UPDATE ON THE NEW OBLIGATION TO DISCLOSE NOMINEE AGREEMENTS

2020-11-04

UPDATE ON THE NEW OBLIGATION TO DISCLOSE NOMINEE AGREEMENTS

Amélie Côté and Jules Gaudin [1]
ROBIC, LLP
Lawyers, Patent and Trademark Agents

Did you know that it is necessary to disclose nominee agreements to Revenu Québec?

On September 24, 2020, Bill 42 – An Act to give effect to fiscal measures announced in the Budget Speech delivered on 21 March 2019 and to various other measures[2] (the “Act”) was sanctioned, which provides for this new obligation. As a reminder, the Ministère des finances du Québec issued Information Bulletin 2019-5 on May 17, 2019[3] which clarified this mandatory disclosure mechanism and the new rules relating to nominees.

The purpose of this notice is to summarize the terms and conditions of this new obligation and to explain its implementation.

Who must comply?

This measure will apply to any nominee agreement which is:

  1. entered into after May 16, 2019 in the course of a transaction having tax consequences under the Act (“Tax Consequences”); or
  2. entered into before May 17, 2019, if the Tax Consequences of the transaction or the series of transactions to which the nominee agreement relates continue on or after that date.

There is no time limit in the past on the application of this measure. This disclosure is necessary even if the existence of the nominee contract has already been disclosed to Revenu Québec in a corporate income tax return.

As a reminder, a nominee agreement is a mandate whereby one person, the principal, gives power to another person, the agent, to enter into a contract with a third party on its behalf. The objective is generally to do so without disclosing to the third party that the agent is acting on behalf of the principal, the agent presenting themselves to the third party as acting in their own name.

Since the Act does not provide a definition for the term “tax consequences”, we must refer to the general interpretation of the term “tax consequences”. Revenue Québec has indicated that the term “tax consequences” means “tax consequences with respect to income tax”. A case-by-case analysis will therefore be necessary to assess whether the disclosure obligation applies to a nominee contract or not.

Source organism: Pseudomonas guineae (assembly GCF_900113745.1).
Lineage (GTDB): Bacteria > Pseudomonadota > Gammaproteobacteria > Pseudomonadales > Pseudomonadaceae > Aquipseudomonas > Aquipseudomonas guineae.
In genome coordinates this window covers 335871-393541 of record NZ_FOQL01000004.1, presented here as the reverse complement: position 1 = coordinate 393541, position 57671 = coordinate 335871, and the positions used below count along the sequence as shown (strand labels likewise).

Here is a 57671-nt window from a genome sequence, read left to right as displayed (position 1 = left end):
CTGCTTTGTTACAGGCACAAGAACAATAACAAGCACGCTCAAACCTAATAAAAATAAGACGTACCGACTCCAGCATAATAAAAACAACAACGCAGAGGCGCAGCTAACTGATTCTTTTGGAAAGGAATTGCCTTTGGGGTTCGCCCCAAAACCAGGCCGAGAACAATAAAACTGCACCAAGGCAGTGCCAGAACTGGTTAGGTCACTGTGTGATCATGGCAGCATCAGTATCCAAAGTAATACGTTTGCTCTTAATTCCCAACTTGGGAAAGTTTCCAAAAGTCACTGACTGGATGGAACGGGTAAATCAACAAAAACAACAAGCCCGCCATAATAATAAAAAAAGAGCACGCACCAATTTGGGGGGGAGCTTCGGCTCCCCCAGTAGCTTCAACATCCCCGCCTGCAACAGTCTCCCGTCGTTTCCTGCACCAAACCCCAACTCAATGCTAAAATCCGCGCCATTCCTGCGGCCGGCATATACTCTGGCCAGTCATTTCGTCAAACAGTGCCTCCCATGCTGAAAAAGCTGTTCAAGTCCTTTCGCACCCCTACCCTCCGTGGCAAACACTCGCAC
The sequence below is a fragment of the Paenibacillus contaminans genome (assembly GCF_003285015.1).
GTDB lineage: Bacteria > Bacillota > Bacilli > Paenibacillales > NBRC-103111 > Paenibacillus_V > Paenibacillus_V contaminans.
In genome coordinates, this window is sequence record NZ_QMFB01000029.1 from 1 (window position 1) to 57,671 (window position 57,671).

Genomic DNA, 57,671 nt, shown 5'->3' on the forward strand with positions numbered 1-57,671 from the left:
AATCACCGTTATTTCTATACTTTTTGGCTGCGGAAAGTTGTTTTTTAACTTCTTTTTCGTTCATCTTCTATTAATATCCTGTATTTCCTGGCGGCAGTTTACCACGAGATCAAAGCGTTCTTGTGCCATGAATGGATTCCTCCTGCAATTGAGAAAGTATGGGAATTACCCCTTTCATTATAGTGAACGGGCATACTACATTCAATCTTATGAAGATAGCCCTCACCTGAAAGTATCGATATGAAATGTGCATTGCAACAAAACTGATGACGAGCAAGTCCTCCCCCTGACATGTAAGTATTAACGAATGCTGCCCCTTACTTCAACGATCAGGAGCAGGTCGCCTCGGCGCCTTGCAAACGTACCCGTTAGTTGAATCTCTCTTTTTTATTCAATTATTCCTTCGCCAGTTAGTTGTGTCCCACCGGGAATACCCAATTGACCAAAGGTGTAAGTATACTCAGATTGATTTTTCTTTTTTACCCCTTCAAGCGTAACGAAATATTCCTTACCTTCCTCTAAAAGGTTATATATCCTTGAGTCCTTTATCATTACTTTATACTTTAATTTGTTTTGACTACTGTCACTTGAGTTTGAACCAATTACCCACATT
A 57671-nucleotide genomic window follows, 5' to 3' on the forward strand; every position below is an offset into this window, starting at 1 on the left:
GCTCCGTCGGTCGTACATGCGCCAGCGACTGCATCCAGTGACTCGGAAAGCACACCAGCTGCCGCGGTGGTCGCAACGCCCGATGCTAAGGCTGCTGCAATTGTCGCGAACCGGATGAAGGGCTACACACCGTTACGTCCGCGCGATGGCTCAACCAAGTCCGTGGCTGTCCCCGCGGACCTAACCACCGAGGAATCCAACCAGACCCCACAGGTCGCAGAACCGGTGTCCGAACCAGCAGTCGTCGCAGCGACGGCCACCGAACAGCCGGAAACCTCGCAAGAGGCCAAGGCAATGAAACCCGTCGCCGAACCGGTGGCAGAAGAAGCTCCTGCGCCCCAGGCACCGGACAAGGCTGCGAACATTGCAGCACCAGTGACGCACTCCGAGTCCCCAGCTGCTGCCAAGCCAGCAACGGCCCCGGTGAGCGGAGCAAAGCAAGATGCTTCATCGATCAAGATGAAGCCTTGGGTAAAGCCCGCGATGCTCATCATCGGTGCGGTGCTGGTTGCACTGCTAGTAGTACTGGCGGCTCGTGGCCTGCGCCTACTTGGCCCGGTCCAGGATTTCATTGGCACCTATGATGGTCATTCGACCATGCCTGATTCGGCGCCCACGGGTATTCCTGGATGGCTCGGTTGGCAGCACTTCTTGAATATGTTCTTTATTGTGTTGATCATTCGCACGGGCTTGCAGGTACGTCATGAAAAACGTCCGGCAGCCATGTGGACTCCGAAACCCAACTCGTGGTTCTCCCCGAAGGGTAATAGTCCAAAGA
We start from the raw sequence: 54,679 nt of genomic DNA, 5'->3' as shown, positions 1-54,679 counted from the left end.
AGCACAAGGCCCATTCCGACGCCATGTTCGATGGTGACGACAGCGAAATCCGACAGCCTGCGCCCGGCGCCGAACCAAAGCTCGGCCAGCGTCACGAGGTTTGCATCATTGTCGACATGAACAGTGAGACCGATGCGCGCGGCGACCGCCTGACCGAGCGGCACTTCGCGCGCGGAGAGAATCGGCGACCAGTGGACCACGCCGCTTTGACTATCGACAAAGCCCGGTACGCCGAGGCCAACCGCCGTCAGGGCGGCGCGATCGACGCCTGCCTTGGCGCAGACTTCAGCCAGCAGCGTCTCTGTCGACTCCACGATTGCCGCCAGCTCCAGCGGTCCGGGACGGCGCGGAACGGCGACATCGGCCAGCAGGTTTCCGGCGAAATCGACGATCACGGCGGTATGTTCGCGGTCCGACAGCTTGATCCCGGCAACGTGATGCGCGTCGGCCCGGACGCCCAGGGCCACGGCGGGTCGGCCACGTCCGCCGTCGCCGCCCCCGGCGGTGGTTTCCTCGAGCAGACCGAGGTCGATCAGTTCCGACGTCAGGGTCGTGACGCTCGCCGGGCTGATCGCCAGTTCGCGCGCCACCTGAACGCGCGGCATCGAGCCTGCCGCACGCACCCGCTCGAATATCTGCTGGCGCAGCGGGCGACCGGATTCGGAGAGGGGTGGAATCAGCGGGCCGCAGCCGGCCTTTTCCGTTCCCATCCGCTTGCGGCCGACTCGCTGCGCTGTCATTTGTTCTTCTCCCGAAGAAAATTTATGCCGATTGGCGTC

What needs to be disclosed?

Disclosure should be made using the form[4] prescribed by Revenu Québec. The parties to the nominee agreement to be disclosed should indicate:

  • The date of the nominee agreement;
  • The identity of the parties to the nominee agreement;
  • A complete description of the facts relating to the transaction or series of transactions to which the nominee agreement relates and the identity of any person or entity for which such transaction or series of transactions has Tax Consequences; and
  • Other information requested in the prescribed form[5].

When is the disclosure required?

A nominee agreement will have to be disclosed within the following delays:

  • For nominee agreements entered into after September 24, 2020: The 90th day following the effective date of the agreement; or
  • For nominee agreements entered into before or on September 24, 2020: December 23rd, 2020.

What are the consequences of failing to disclose?

In the event of failure to provide the prescribed information by the applicable time limit, the parties to the relevant nominee agreement are jointly liable to a penalty of $1,000, plus an additional penalty of $100 per day, beginning on the second day of the omission, up to a maximum of $5,000.

In addition, if such declaration is not duly filed within the applicable time limit, the prescription period that would otherwise be applicable to a taxation year of a person who is a party to the nominee agreement will be suspended with respect to the Tax Consequences resulting from a transaction or series of transactions that occur in that year and that are within the scope of the nominee agreement. The usual prescription period of three years would therefore be suspended and would only begin to run for the parties when the relevant nominee agreement is disclosed. This suspension would allow the Minister to redetermine the tax, interest and penalties or any other amount and make a redetermination, reassessment or additional assessment for the taxation year in respect of the particular taxpayer, despite the expiration of the usual time limits to do so.

For more information regarding these new obligations, please do not hesitate to contact one of the members of our Transactional and Business Law sector.


© CIPS, 2020.

[1] Amélie Côté and Jules Gaudin are Lawyers for ROBIC, LLP, a firm of Lawyers, Patent and Trademark Agents.
[2]Bill 42, An Act to give effect to fiscal measures announced in the Budget Speech delivered on 21 March 2019 and to various other measures – National Assembly of Québec
[3]Information Bulletin 2019-5 – Ministère des Finances of Québec.
[4]Form TP-1079.PV-V Disclosure of a Nominee Agreement, available online on Revenu Québec’s website.
[5]Form TP-1079.PV-V Disclosure of a Nominee Agreement, available online on Revenu Québec’s website.